Morrisons also said it will take over the company’s two pension schemes.
McColl's fell into administration on Friday, plunging the future of its shops and staff into doubt.
The UK’s fourth-largest supermarket chain and forecourt giant EG Group both tabled final offers on Sunday to secure a rescue deal.
EG – whose owners also run supermarket giant Asda – had initially been favourites to complete a rescue deal for McColl’s.
Morrisons’ early approach had reportedly been rejected by lenders who preferred EG’s offer to instantly repay more than £160 million ($198m) in debt from McColl’s.
But it is understood that Morrisons’ successful move will also repay the lenders in cash.
In a statement after the deal was announced, Morrisons said “the secured lenders and preferential creditors will be paid in full with a distribution also expected to unsecured creditors”.
Morrisons had originally proposed to save the “vast majority” of jobs and shops but improved this offer during the bidding process.
“All McColl’s colleagues will be transferred with the McColl’s business to Morrisons,” the supermarket said on Monday.
Morrisons chief executive David Potts said: “Although we are disappointed that the business was put into administration, we believe this is a good outcome for McColl’s and all its stakeholders. This transaction offers stability and continuity for the McColl’s business and, in particular, a better outcome for its colleagues and pensioners.
“We all look forward to welcoming many new colleagues into the Morrisons business and to building on the proven strength of the Morrisons Daily format.”
A representative of McColl’s Pension Schemes said: “The trustees welcome the announcement that Morrisons will continue to support the schemes following its acquisition of the McColl’s business.
“The trustees will continue to engage with all stakeholders to ensure that members’ benefits are protected following the completion of the transaction.”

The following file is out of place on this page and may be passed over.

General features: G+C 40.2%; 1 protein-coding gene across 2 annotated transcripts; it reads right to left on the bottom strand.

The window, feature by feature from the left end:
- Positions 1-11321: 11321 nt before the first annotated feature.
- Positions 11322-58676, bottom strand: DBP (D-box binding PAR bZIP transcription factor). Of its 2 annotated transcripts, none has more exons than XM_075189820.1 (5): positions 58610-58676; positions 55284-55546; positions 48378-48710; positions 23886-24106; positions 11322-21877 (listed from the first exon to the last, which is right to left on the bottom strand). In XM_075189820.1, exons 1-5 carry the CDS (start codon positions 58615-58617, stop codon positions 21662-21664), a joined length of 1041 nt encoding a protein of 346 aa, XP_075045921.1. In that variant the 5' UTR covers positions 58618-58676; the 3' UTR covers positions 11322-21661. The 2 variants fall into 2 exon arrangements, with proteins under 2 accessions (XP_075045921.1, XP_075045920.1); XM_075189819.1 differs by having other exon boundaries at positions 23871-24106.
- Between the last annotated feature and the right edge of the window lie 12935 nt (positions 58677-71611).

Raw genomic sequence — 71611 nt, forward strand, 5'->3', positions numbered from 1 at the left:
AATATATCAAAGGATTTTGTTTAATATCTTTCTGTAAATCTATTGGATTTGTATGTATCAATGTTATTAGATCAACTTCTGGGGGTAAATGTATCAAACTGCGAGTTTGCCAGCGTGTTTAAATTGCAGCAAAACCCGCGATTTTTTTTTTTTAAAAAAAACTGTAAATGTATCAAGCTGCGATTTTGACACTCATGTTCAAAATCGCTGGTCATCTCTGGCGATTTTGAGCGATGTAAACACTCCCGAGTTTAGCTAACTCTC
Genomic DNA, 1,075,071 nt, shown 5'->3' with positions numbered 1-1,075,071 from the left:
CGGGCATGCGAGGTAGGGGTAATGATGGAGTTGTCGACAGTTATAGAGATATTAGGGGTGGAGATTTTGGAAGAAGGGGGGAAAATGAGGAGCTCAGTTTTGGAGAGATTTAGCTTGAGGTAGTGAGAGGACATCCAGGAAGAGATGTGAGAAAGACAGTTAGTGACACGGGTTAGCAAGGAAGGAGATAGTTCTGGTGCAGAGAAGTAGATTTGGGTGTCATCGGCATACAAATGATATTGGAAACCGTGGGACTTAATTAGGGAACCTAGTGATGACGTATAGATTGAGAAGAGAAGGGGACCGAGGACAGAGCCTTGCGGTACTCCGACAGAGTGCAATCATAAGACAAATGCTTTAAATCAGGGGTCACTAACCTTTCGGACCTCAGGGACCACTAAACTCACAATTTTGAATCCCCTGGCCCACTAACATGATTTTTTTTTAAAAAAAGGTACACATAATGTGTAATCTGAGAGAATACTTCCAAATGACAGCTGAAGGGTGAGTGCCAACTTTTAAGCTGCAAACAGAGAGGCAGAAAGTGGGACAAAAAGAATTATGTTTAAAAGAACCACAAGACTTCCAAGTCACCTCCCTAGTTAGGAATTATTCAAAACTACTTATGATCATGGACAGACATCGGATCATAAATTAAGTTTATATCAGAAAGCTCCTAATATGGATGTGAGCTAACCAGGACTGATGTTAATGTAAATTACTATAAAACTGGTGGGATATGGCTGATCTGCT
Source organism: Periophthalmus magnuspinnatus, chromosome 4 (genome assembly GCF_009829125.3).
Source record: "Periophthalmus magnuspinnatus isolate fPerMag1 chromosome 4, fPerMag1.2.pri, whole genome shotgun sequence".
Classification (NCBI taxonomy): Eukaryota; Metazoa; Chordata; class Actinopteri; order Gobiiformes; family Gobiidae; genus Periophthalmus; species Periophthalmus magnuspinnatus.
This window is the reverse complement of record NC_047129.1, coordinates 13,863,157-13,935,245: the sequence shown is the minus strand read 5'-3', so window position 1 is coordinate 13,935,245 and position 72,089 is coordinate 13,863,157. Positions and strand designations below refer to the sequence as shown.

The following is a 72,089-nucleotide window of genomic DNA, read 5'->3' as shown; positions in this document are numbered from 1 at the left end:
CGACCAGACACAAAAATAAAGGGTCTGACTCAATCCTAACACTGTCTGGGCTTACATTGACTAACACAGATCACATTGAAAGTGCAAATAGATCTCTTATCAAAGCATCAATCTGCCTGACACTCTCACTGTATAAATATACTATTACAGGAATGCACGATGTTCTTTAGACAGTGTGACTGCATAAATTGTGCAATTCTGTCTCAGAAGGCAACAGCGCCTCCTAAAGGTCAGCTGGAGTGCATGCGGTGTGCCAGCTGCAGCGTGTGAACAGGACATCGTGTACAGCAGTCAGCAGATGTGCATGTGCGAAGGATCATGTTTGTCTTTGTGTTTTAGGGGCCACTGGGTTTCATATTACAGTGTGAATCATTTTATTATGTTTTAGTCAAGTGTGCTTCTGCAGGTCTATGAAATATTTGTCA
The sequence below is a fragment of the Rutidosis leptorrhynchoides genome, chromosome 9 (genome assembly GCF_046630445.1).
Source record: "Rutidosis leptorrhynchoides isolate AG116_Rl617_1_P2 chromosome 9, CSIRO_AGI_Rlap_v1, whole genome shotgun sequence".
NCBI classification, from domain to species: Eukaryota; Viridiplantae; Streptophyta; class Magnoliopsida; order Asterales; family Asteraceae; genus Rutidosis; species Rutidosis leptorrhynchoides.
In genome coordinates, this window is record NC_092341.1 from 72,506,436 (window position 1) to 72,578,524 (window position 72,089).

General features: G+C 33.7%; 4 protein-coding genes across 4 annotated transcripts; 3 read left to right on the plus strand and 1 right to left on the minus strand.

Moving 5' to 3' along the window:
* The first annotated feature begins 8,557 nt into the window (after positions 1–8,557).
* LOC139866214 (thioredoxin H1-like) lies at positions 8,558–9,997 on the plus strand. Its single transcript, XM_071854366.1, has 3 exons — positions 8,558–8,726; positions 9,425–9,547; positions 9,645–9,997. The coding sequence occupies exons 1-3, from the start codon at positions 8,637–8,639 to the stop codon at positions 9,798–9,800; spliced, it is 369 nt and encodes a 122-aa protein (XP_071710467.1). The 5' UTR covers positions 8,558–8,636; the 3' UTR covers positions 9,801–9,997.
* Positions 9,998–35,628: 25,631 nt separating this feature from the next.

McColl’s filed a notice to appoint administrators from PwC on Friday and formally entered administration on Monday.
Morrisons is currently McColl’s wholesale supply partner and was expected to immediately terminate its deal with the convenience chain if the takeover bid proved unsuccessful.
McColl’s also runs about 270 stores under the Morrisons Daily brand.
It is understood that administrators were favourable to deal with Morrisons because the Bradford-based supermarket was one of McColl’s biggest creditors.
The deal comes less than a year after Morrisons itself was bought for £7 billion ($8.64bn) by US private equity company Clayton, Dubilier & Rice (CD&R).
McColl’s collapse has come after a financial struggle over the past two years as it witnessed soaring costs due to supply chain disruption, inflation and its large debt burden.
“Morrisons already has a wholesale supply agreement with McColl’s, so this may have aided negotiations with the administrators and helped to speed up decision-making on both sides," said Simon Underwood, business recovery partner at accountancy firm Menzies LLP.
“The speed of this deal will come as a great relief to employees, lenders and all creditors with a vested interest in the convenience store chain.”